Anna Maria Chávez is the chief executive officer of Girl Scouts of the USA and a lifetime member of the organization. Prior to her leadership role with Girl Scouts, Chávez served in the state government in Arizona and worked at the Small Business Administration and the Department of Transportation. Chávez spoke with Tom Fox, who writes the Washington Post's Federal Coach blog and is the vice president for leadership and innovation at the Partnership for Public Service. He also heads up their Center for Government Leadership.
Was there a critical event that influenced your career?
I grew up in a small town in Arizona where I was a Girl Scout. From a very young age, I understood that I could make a difference because I grew up in a family of public servants. My dad was extremely involved in the philanthropic arena. My mother was an elected official back in the 1960s and 1970s, when that was a rarity for women -- especially for Hispanic women.
I learned at the kitchen table. My parents were always hosting people and trying to help them resolve their own issues and create awareness about educational issues in the community. I came about my career in public service from the standpoint of my mother's favorite saying, "To those who much is given, much is required." That's been a family mantra for generations.
How do you apply the lessons you learned from your time in the federal government to your current role?
I was lucky to have been chosen for a program in the federal government called the Honors Attorney Program where I was assigned to the Department of Transportation. Even in the beginning of my federal career, I was excited by how much impact I could have while working on complex issues. I also learned about the value of mentorship. Had it not been for my mentors in the federal government, I would never have had the legal experiences that led me to state government roles and ultimately to senior leadership in Girl Scouts of the USA.
How does Girl Scouts develop leadership skills?
Even though we're sometimes best known for our cookies, crafts and camping, ultimately we are a girl-centered leadership organization supported by adult mentors. Our girls discover ways to help the world around them, such as working on a badge that deals with understanding how to sustain local food sources. Though it's critical for girls to discover key issues and how to connect with the community, the secret sauce in Girl Scouts is teaching them how to take action. A lot of organizations will take you through the first two steps -- discover and connect -- but we actually empower girls to take action on a local, state or national level.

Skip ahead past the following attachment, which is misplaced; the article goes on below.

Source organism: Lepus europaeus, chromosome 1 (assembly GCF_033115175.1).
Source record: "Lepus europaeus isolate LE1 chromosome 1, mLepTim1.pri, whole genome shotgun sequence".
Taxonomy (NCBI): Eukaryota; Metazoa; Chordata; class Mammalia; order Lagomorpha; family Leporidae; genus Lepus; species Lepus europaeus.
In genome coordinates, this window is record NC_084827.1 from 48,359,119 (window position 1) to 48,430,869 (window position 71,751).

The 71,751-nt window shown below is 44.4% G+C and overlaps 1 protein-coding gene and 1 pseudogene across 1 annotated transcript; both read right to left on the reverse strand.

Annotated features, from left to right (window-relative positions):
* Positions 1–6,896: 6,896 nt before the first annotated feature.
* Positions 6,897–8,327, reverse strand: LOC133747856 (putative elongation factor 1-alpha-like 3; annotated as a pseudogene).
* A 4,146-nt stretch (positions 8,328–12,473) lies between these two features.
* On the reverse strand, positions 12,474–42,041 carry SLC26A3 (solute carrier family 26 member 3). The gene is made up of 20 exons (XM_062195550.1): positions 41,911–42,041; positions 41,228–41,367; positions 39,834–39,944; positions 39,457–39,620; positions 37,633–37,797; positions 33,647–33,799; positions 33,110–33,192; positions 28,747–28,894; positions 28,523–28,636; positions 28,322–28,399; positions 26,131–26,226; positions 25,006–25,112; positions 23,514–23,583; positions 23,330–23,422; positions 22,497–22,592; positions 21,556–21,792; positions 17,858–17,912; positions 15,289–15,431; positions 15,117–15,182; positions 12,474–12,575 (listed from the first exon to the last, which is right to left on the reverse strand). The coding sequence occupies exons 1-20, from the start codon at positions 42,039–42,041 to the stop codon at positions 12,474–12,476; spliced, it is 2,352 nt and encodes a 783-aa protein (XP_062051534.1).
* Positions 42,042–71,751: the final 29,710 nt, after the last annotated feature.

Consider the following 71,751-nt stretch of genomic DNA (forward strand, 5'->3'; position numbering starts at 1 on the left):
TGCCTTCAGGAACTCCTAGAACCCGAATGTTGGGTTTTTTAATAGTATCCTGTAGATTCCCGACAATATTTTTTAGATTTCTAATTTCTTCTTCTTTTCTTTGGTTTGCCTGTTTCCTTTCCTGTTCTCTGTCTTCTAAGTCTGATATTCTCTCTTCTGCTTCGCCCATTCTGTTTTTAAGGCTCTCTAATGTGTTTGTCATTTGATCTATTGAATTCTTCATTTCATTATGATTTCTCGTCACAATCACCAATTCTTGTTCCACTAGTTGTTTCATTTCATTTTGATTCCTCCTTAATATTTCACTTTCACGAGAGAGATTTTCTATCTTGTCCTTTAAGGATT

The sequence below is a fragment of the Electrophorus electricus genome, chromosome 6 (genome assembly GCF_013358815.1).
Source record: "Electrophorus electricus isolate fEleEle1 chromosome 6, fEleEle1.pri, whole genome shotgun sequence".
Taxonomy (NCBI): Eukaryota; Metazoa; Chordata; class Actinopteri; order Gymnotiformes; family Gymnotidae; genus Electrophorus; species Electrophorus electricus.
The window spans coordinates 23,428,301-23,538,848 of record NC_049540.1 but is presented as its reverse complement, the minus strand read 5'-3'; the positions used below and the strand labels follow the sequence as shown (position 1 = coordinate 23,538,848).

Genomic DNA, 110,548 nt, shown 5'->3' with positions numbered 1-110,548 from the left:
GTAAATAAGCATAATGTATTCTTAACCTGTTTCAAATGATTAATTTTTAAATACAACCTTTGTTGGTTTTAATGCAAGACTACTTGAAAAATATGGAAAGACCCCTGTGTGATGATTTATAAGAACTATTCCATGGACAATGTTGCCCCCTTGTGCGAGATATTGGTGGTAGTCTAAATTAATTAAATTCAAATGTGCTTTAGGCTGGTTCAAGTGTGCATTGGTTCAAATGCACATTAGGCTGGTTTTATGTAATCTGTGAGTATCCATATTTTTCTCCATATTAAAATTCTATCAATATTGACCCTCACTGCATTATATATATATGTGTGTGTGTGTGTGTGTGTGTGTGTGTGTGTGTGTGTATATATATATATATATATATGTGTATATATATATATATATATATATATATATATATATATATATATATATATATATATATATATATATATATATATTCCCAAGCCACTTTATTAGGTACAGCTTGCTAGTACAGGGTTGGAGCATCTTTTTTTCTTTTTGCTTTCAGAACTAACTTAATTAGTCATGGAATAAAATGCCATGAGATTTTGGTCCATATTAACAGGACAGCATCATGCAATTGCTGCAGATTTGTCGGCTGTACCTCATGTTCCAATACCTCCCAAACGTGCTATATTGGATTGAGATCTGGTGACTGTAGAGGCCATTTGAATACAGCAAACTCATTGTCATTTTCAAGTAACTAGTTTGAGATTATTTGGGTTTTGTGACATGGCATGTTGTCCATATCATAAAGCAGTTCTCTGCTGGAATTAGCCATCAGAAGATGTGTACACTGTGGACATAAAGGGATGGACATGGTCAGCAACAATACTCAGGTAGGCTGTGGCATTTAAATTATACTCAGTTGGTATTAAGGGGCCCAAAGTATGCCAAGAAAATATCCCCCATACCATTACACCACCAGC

What challenges does Girl Scouts of the USA face?
Our challenge is to see that the spark continues through the teenage and college years. I am concerned about this. Our internal research found that 61 percent of girls are either ambivalent about leadership or say it's not important to them. There's a reason why only 3 percent of CEOs in this country are women and only 16 percent of the members of Congress are women. We've found the way girls get inspired is to see role models, but few girls report having had opportunities to interact with women leaders. If we know girls aspire to leadership positions when they see other women in these roles, then we need to put more mentors in their path.
What does innovative leadership look like at Girl Scouts?
Even as a 100-year-old iconic organization, we still believe that there's always room for improvement. You have to continuously listen to your customer and act on the information. Our customer at the end of the day is the American girl, who has different options than I had while growing up. Back then, there was one way to become a Girl Scout, which was through our troop model. Girls today have a whole host of options outside of Girl Scouts, so we've created new pathways into the program. For example, if you're a girl who's committed to lacrosse, you can still attend community events, take classes or participate in volunteer work on Saturdays or during school vacations.
Who are your role models and why?
One of my best mentors in the federal government was former secretary of transportation Rodney Slater, whom I worked with as a senior adviser. What I admired about Rodney was that he was a public servant who understood that government is really about working for taxpayers. Rodney was a very compassionate and rational individual. The other person is Secretary of Homeland Security Janet Napolitano. She's a lifetime member of Girl Scouts, and she attributes a lot of her success to her scouting experience. She's given back, too. When I was working for her in Arizona, she hosted many Girl Scout troops, and while she's worked in Washington, D.C., she's continued to support Girl Scouts across the country.
This post was originally featured on The Washington Post's website.